Illustration: Lisa Hornung, Getty Images/iStockPhoto

Nothing will replace a real signature, but in today’s digital world, electronic signatures are common and easy. You can use specialized software when signing agreements and contracts, but Microsoft Word can also help.

You can add an empty signature line for more legal documents or create an AutoText item from a picture of your real signature. Both are easy to implement and offer a bit of freedom regardless of whether the document is distributed electronically. In this article, I’ll show you how to implement both methods.

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Neither method is a secure process nor takes the place of encrypted digital signatures that require certification–which is another thing entirely.

For a demo, download a Word letter template or you can work with any Word document. There’s no demo file download here because you won’t need one. This feature isn’t supported by the older .doc format, and either signature technique is supported by the browser edition.

SEE: 52 Excel tips every user should master (TechRepublic)

How to add a blank signature line in Word

If you’re going to print the document, you can quickly add all of the pertinent information that goes along with the real signature by inserting a signature line. Doing so adds a place to sign the document and includes other information such as the title, email, phone number, and so on. This feature is helpful with forms, but it’s less helpful with an ordinary letter.

To add a signature line to a document, do the following:

  1. Click the Insert tab and then click the Signature Line option in the Text section.
  2. In the resulting dialog, enter the signature details, such as name, title, etc. (Figure A). In the instructions field, you can even include help for the signer, such as “Please sign here” or the familiar “X.”
  3. Click OK to insert the signature line.

Figure A

As you can see in Figure B, there’s not enough room on the first page, so Word puts the entire signature line on page 2. This might not happen to you, but when it does, remove a few blank lines from the previous page to pull the signature onto that page. If this is impossible, move the last paragraph or last several lines to the signature line page. You don’t want a signature line on a page by itself. After tweaking the placement (Figure C) if necessary, you’re ready to save, print, and distribute.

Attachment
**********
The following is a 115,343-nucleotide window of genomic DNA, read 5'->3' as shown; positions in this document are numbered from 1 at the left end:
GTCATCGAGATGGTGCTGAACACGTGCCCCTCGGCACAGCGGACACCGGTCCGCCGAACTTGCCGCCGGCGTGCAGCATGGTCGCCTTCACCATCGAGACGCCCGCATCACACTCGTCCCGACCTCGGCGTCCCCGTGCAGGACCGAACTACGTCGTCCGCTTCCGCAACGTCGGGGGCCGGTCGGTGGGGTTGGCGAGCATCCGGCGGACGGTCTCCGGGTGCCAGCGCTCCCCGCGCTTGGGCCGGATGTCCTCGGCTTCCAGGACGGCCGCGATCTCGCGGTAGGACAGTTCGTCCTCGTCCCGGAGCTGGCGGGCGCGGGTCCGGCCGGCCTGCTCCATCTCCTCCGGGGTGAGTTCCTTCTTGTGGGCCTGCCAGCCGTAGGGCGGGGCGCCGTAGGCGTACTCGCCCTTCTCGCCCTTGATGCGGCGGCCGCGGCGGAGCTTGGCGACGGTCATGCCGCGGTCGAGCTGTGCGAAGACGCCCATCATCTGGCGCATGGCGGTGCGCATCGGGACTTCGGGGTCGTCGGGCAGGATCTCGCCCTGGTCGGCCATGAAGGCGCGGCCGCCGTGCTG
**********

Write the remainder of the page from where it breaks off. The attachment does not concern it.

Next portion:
Figure B

We’ve used a template letter for the demo file, but most likely, you’ll use this feature on legal documents and so on, and not one-off letters. Regardless of how you use this feature, someone still has to actually sign the document. Let’s take a look at an option that eliminates that need.

Figure C

How to insert a picture signature as AutoText in Word

Adding a picture of your signature is an easy way to eliminate the need to actually sign things. Just print it out and go. You’ll want to be careful who you share this capability with, of course, and whether it’s legally binding is something for you to determine, if that’s important to you.

The first thing you need is your handwritten signature as a graphic file. Write your signature on a piece of paper and scan it or take a photo of it, saving it with one of the graphic file formats: .bmp, .gif, .jpg, or .png.

Insert the picture file in Word by clicking the Insert tab and choosing Pictures in the Illustration group. Select the device, find the file, and then click Insert. Resize and crop if necessary, to remove large amounts of white space (background). Then, enter any additional text, such as the name printed and title. Once you have everything you need for the signature, it’s time to turn it into an AutoText item.

Select the graphic and the additional text and then do the following:

  1. Click the Insert tab and then click Quick Parts in the Text group.
  2. Choose Save Selection to Quick Part Gallery.
  3. In the resulting dialog, enter a name for the AutoText item.
  4. The other settings will depend on your working situation. For example, you could save different signatures with specific template files. For our example, retain all of the default settings (Figure D).
  5. Click OK.

Figure D

Now that the AutoText signature item exists, you can insert it anywhere at any time. Click Quick Parts and choose the item from the gallery (Figure E). Because we retained the default settings, this AutoText item is available in all documents based on the Normal template.

Figure E

Stay tuned

If you use this AutoText item often, you might want to create a keyboard shortcut to save you a few clicks. In a subsequent article, I’ll show you how to do so.